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Finding inner peace serving in military

Leaders counsel combat veterans, their families

Centuries before faithful LDS military personnel were called to serve their countries during times of conflict, a pair of ancient prophet-soldiers experienced the ugliness of war.

Mormon and his loyal son, Moroni, once donned the armor of battle even as they served the Lord and promoted the cause of peace. By enlisting faith, they endured and remained sensitive to the Spirit.

So, too, can Church members who have or will wear their countries' uniform in Afghanistan, Iraq and other conflict-torn regions. In a recently released DVD, President Gordon B. Hinckley, President Boyd K. Packer and other General Authorities offer thanks, encouragement and counsel to Church members in military service and their families facing the realties of war.

"We are all indebted to those of you who serve," says President Hinckley at the conclusion of "Let Not Your Heart Be Troubled: A Message of Peace for Latter-day Saints in Military Service."

President Hinckley notes that there are few moments in history where conflict could not be found. War remains a waste of human life and resources, laments President Hinckley.

Still, there are times when war is necessary to protect freedom, life, home and family. Military service remains an honorable endeavour, he adds.

It's been said that all of Satan's wares can be found on display during war. The challenge of LDS members of the military is "to stand taller and act better and return with honor," President Hinckley says. Prayer is the single greatest resource available to Church members who find themselves in conflict.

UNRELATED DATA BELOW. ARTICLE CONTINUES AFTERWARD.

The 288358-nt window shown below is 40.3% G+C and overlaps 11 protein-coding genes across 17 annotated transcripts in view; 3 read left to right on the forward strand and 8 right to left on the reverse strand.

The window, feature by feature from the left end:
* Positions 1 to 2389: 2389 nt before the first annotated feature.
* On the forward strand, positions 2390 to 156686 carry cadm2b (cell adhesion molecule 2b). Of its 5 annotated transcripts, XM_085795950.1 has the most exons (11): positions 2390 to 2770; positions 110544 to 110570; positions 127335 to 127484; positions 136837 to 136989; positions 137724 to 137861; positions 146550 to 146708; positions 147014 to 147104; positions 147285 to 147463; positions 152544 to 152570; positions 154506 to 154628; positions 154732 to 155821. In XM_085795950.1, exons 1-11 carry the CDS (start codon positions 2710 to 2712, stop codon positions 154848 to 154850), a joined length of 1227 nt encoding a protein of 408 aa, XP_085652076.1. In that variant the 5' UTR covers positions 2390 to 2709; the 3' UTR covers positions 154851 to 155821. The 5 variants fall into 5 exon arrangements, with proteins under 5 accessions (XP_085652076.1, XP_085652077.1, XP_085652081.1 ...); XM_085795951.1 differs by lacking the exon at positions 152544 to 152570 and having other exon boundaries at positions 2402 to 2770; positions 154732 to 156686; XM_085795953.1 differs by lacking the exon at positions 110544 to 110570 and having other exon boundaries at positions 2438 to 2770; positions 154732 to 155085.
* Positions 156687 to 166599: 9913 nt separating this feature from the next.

President Hinckley encourages Church members in the military to seek out opportunities to worship with fellow members and remain worthy of a temple recommend. He speaks of the gospel seeds that had been planted by LDS members of the armed forces during past conflicts. Such seeds would later bear fruit in many nations where the Church now thrives. The gospel in action can become "a silver thread in the dark tapestry of war."

Church members serving in the military, along with their families, are in the prayers of Church leaders. The Lord is aware of their needs, President Hinckley says.

Even in a season of conflict, the gospel is a message of peace, love, comfort and strength, President Hinckley said.

An Air Force pilot during World War II, President Packer, knows first-hand the challenges of war. But "there are great blessings, as well, that come to you and your families."

While serving in the armed forces, President Packer found strength reading the Book of Mormon. He was drawn to the lessons evident in the battles between the Nephites and the Lamanites as described in the 43rd chapter of Alma. The Nephites, reads President Packer, were fighting for a better cause. They did not fight for power — but for their families and church. They were doing that which they felt was their duty.

And again, the Lord has said that: Ye shall defend your families even unto bloodshed, Therefore for this cause were the Nephites contending with the Lamanites, to defend themselves, and their families, and their lands, their country, and their rights, and their religion (Alma 43:47).